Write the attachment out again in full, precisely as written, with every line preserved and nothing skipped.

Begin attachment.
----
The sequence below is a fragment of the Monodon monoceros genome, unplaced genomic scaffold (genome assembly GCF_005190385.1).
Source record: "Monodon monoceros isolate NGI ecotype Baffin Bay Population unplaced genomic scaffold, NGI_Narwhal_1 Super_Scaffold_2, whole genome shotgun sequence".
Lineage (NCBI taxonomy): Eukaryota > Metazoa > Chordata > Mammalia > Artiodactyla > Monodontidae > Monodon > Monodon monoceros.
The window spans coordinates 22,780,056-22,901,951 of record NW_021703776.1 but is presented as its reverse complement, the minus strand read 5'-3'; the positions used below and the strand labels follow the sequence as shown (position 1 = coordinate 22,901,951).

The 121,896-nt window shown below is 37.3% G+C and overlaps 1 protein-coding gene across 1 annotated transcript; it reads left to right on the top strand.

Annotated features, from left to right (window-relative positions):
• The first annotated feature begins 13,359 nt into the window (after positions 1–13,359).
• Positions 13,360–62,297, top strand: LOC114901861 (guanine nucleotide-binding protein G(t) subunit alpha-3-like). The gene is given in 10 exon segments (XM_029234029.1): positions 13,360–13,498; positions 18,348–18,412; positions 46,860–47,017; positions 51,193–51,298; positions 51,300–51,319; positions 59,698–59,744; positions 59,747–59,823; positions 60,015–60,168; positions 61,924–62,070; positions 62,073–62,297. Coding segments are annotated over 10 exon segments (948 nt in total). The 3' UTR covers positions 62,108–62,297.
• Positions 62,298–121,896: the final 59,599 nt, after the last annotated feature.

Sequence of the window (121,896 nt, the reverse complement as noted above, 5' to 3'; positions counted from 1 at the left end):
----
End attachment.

The sequence below is a fragment of the Monodon monoceros genome, unplaced genomic scaffold (genome assembly GCF_005190385.1).
Source record: "Monodon monoceros isolate NGI ecotype Baffin Bay Population unplaced genomic scaffold, NGI_Narwhal_1 Super_Scaffold_2, whole genome shotgun sequence".
Lineage (NCBI taxonomy): Eukaryota > Metazoa > Chordata > Mammalia > Artiodactyla > Monodontidae > Monodon > Monodon monoceros.
The window spans coordinates 22,780,056-22,901,951 of record NW_021703776.1 but is presented as its reverse complement, the minus strand read 5'-3'; the positions used below and the strand labels follow the sequence as shown (position 1 = coordinate 22,901,951).

The 121,896-nt window shown below is 37.3% G+C and overlaps 1 protein-coding gene across 1 annotated transcript; it reads left to right on the top strand.

Annotated features, from left to right (window-relative positions):
• The first annotated feature begins 13,359 nt into the window (after positions 1–13,359).
• Positions 13,360–62,297, top strand: LOC114901861 (guanine nucleotide-binding protein G(t) subunit alpha-3-like). The gene is given in 10 exon segments (XM_029234029.1): positions 13,360–13,498; positions 18,348–18,412; positions 46,860–47,017; positions 51,193–51,298; positions 51,300–51,319; positions 59,698–59,744; positions 59,747–59,823; positions 60,015–60,168; positions 61,924–62,070; positions 62,073–62,297. Coding segments are annotated over 10 exon segments (948 nt in total). The 3' UTR covers positions 62,108–62,297.
• Positions 62,298–121,896: the final 59,599 nt, after the last annotated feature.

Sequence of the window (121,896 nt, the reverse complement as noted above, 5' to 3'; positions counted from 1 at the left end):